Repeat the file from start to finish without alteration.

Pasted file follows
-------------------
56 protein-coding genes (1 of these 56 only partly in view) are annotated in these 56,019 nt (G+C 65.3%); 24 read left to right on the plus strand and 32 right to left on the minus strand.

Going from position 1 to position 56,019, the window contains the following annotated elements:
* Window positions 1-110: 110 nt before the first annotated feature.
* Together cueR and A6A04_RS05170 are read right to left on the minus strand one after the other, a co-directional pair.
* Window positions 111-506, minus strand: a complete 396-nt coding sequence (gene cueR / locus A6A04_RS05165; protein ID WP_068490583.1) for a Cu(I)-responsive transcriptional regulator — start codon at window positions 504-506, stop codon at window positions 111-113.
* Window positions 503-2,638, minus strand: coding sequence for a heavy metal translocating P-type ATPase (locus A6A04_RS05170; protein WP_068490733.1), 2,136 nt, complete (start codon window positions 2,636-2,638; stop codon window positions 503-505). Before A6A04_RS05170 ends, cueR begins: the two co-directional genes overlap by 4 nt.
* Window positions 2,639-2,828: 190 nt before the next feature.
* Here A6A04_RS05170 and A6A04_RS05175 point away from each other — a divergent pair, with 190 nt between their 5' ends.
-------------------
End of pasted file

56 protein-coding genes (1 of these 56 only partly in view) are annotated in these 56,019 nt (G+C 65.3%); 24 read left to right on the plus strand and 32 right to left on the minus strand.

Going from position 1 to position 56,019, the window contains the following annotated elements:
* Window positions 1-110: 110 nt before the first annotated feature.
* Together cueR and A6A04_RS05170 are read right to left on the minus strand one after the other, a co-directional pair.
* Window positions 111-506, minus strand: a complete 396-nt coding sequence (gene cueR / locus A6A04_RS05165; protein ID WP_068490583.1) for a Cu(I)-responsive transcriptional regulator — start codon at window positions 504-506, stop codon at window positions 111-113.
* Window positions 503-2,638, minus strand: coding sequence for a heavy metal translocating P-type ATPase (locus A6A04_RS05170; protein WP_068490733.1), 2,136 nt, complete (start codon window positions 2,636-2,638; stop codon window positions 503-505). Before A6A04_RS05170 ends, cueR begins: the two co-directional genes overlap by 4 nt.
* Window positions 2,639-2,828: 190 nt before the next feature.
* Here A6A04_RS05170 and A6A04_RS05175 point away from each other — a divergent pair, with 190 nt between their 5' ends.